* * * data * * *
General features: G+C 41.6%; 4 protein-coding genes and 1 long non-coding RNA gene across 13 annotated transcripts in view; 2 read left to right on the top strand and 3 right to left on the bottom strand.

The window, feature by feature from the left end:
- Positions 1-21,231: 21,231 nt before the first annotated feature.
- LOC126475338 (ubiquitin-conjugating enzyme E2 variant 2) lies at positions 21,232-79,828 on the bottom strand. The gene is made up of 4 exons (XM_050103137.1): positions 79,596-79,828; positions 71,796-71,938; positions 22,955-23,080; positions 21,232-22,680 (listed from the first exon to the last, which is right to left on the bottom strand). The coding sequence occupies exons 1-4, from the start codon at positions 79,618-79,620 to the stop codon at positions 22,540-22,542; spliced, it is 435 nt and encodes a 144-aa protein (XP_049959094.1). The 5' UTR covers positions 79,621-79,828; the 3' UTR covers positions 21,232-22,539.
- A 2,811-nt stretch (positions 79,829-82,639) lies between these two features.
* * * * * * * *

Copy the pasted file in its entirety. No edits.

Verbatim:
General features: G+C 41.6%; 4 protein-coding genes and 1 long non-coding RNA gene across 13 annotated transcripts in view; 2 read left to right on the top strand and 3 right to left on the bottom strand.

The window, feature by feature from the left end:
- Positions 1-21,231: 21,231 nt before the first annotated feature.
- LOC126475338 (ubiquitin-conjugating enzyme E2 variant 2) lies at positions 21,232-79,828 on the bottom strand. The gene is made up of 4 exons (XM_050103137.1): positions 79,596-79,828; positions 71,796-71,938; positions 22,955-23,080; positions 21,232-22,680 (listed from the first exon to the last, which is right to left on the bottom strand). The coding sequence occupies exons 1-4, from the start codon at positions 79,618-79,620 to the stop codon at positions 22,540-22,542; spliced, it is 435 nt and encodes a 144-aa protein (XP_049959094.1). The 5' UTR covers positions 79,621-79,828; the 3' UTR covers positions 21,232-22,539.
- A 2,811-nt stretch (positions 79,829-82,639) lies between these two features.